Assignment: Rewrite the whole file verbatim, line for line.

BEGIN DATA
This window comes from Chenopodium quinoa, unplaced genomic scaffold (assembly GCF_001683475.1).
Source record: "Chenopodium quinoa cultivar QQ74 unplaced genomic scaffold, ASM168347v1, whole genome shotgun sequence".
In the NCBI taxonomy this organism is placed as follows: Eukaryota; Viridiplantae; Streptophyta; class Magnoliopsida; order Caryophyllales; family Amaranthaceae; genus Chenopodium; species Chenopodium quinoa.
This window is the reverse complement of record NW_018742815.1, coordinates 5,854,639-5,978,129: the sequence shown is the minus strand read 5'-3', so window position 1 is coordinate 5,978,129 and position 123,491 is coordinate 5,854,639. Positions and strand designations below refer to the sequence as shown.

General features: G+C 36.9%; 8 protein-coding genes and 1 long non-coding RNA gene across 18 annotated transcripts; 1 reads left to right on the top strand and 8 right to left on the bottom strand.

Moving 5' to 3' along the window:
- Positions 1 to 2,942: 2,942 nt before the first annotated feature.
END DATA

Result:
This window comes from Chenopodium quinoa, unplaced genomic scaffold (assembly GCF_001683475.1).
Source record: "Chenopodium quinoa cultivar QQ74 unplaced genomic scaffold, ASM168347v1, whole genome shotgun sequence".
In the NCBI taxonomy this organism is placed as follows: Eukaryota; Viridiplantae; Streptophyta; class Magnoliopsida; order Caryophyllales; family Amaranthaceae; genus Chenopodium; species Chenopodium quinoa.
This window is the reverse complement of record NW_018742815.1, coordinates 5,854,639-5,978,129: the sequence shown is the minus strand read 5'-3', so window position 1 is coordinate 5,978,129 and position 123,491 is coordinate 5,854,639. Positions and strand designations below refer to the sequence as shown.

General features: G+C 36.9%; 8 protein-coding genes and 1 long non-coding RNA gene across 18 annotated transcripts; 1 reads left to right on the top strand and 8 right to left on the bottom strand.

Moving 5' to 3' along the window:
- Positions 1 to 2,942: 2,942 nt before the first annotated feature.